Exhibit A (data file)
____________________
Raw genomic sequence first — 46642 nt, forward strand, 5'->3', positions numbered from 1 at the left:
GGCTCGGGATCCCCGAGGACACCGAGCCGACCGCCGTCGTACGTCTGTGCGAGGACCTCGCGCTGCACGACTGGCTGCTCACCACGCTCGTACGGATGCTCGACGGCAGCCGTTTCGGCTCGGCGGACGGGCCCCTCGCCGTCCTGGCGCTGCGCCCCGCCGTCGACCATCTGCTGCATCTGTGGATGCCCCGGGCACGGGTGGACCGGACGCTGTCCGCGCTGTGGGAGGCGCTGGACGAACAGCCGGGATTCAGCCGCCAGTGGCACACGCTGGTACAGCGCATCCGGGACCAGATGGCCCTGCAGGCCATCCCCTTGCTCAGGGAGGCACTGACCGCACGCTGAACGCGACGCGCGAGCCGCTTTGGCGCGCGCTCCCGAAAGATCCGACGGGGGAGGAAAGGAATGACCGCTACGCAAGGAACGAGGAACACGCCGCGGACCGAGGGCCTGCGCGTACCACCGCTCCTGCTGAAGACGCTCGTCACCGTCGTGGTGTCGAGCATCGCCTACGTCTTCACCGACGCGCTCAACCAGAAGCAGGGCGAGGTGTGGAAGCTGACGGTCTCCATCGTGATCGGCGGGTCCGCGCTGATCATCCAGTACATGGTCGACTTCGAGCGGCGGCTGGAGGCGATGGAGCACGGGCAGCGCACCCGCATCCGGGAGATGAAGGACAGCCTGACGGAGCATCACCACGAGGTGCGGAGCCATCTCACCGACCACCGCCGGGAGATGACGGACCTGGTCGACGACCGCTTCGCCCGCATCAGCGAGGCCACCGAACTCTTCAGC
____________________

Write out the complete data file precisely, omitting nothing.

Raw genomic sequence first — 46642 nt, forward strand, 5'->3', positions numbered from 1 at the left:
GGCTCGGGATCCCCGAGGACACCGAGCCGACCGCCGTCGTACGTCTGTGCGAGGACCTCGCGCTGCACGACTGGCTGCTCACCACGCTCGTACGGATGCTCGACGGCAGCCGTTTCGGCTCGGCGGACGGGCCCCTCGCCGTCCTGGCGCTGCGCCCCGCCGTCGACCATCTGCTGCATCTGTGGATGCCCCGGGCACGGGTGGACCGGACGCTGTCCGCGCTGTGGGAGGCGCTGGACGAACAGCCGGGATTCAGCCGCCAGTGGCACACGCTGGTACAGCGCATCCGGGACCAGATGGCCCTGCAGGCCATCCCCTTGCTCAGGGAGGCACTGACCGCACGCTGAACGCGACGCGCGAGCCGCTTTGGCGCGCGCTCCCGAAAGATCCGACGGGGGAGGAAAGGAATGACCGCTACGCAAGGAACGAGGAACACGCCGCGGACCGAGGGCCTGCGCGTACCACCGCTCCTGCTGAAGACGCTCGTCACCGTCGTGGTGTCGAGCATCGCCTACGTCTTCACCGACGCGCTCAACCAGAAGCAGGGCGAGGTGTGGAAGCTGACGGTCTCCATCGTGATCGGCGGGTCCGCGCTGATCATCCAGTACATGGTCGACTTCGAGCGGCGGCTGGAGGCGATGGAGCACGGGCAGCGCACCCGCATCCGGGAGATGAAGGACAGCCTGACGGAGCATCACCACGAGGTGCGGAGCCATCTCACCGACCACCGCCGGGAGATGACGGACCTGGTCGACGACCGCTTCGCCCGCATCAGCGAGGCCACCGAACTCTTCAGC